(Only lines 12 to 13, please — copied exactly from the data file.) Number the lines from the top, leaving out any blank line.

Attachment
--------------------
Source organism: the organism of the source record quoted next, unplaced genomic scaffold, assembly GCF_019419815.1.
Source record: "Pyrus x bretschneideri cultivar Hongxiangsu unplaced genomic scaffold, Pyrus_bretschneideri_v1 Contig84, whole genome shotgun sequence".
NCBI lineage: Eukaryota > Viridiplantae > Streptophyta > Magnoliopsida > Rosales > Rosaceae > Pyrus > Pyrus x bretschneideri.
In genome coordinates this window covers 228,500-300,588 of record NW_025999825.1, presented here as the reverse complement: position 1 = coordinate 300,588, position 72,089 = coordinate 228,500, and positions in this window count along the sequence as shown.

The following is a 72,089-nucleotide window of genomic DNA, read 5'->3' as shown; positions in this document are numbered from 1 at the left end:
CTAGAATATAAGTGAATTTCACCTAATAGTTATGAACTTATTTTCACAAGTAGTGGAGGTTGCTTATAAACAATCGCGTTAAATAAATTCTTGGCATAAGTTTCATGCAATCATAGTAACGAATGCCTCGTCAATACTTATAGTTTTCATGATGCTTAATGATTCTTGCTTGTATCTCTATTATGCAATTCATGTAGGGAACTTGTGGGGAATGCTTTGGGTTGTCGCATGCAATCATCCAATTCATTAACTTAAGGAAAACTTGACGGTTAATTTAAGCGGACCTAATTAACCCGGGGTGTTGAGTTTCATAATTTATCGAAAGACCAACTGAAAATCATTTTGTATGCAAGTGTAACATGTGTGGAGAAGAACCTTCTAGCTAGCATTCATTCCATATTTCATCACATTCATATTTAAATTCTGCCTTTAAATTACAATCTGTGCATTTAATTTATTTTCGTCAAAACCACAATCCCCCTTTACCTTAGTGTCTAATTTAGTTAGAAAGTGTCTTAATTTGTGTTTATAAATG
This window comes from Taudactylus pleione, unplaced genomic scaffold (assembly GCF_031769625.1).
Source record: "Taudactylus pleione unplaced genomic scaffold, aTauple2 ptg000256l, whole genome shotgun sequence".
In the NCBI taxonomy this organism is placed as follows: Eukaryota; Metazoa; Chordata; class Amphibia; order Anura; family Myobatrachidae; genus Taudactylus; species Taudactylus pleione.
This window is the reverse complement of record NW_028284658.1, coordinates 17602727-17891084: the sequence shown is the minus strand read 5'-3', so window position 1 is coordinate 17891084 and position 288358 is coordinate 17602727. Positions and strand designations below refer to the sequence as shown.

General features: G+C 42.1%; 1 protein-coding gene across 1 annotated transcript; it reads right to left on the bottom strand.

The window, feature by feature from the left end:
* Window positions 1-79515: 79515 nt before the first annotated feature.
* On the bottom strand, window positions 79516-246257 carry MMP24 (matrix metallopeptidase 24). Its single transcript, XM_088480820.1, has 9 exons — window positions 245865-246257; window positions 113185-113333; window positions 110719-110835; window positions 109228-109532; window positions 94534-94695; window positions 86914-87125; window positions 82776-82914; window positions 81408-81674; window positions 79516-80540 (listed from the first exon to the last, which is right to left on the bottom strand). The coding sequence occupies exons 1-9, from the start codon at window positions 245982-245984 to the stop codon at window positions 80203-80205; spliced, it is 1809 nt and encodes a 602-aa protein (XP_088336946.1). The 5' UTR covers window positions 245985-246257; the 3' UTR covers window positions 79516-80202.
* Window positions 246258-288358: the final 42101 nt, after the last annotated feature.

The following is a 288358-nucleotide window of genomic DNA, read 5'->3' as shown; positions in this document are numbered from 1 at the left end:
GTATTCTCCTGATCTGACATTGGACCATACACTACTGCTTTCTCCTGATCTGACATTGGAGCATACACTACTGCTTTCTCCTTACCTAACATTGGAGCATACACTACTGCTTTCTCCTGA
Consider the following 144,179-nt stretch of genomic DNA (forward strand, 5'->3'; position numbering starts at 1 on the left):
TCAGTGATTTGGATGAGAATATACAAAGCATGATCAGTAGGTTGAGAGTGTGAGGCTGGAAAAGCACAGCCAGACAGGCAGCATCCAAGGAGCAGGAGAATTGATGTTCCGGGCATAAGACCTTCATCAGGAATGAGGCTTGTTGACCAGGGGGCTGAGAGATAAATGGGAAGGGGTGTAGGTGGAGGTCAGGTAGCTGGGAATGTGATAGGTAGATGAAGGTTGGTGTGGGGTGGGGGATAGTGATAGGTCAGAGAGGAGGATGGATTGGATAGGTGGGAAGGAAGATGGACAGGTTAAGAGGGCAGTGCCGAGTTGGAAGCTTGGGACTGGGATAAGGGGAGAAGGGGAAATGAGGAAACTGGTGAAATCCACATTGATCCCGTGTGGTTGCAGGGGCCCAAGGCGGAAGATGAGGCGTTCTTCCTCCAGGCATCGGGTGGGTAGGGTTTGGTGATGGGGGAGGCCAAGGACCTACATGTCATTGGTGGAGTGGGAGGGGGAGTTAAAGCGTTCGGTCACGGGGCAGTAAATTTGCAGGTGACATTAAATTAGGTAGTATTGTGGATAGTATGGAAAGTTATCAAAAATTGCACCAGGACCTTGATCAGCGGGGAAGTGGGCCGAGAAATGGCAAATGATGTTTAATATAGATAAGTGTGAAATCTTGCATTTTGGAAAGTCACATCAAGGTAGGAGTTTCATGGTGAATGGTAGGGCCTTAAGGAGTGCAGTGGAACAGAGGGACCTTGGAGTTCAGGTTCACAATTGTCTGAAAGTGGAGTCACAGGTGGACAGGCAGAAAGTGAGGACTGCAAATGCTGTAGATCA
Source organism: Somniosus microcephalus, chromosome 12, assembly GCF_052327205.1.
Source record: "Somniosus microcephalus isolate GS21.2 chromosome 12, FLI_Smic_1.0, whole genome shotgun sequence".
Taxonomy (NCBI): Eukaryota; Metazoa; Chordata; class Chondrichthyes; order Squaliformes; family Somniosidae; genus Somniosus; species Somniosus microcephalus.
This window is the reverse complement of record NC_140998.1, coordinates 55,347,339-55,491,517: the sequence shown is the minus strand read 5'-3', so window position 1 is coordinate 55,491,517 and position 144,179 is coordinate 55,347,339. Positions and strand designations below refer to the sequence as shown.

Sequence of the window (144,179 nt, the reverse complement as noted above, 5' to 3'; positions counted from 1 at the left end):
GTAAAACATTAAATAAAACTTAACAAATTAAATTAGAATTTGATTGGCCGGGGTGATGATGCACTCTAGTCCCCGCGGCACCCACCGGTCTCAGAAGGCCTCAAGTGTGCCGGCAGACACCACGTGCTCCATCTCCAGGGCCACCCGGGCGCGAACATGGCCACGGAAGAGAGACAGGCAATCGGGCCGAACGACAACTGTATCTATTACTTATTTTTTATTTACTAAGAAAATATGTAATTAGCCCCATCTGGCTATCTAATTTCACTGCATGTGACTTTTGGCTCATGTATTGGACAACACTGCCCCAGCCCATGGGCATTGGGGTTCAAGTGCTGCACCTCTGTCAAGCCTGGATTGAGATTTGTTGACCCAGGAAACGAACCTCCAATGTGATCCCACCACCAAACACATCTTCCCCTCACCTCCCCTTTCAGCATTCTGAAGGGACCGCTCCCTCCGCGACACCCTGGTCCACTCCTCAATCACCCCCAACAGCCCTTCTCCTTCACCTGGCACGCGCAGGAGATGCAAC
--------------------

The window, feature by feature from the left end:
* Window positions 1-79515: 79515 nt before the first annotated feature.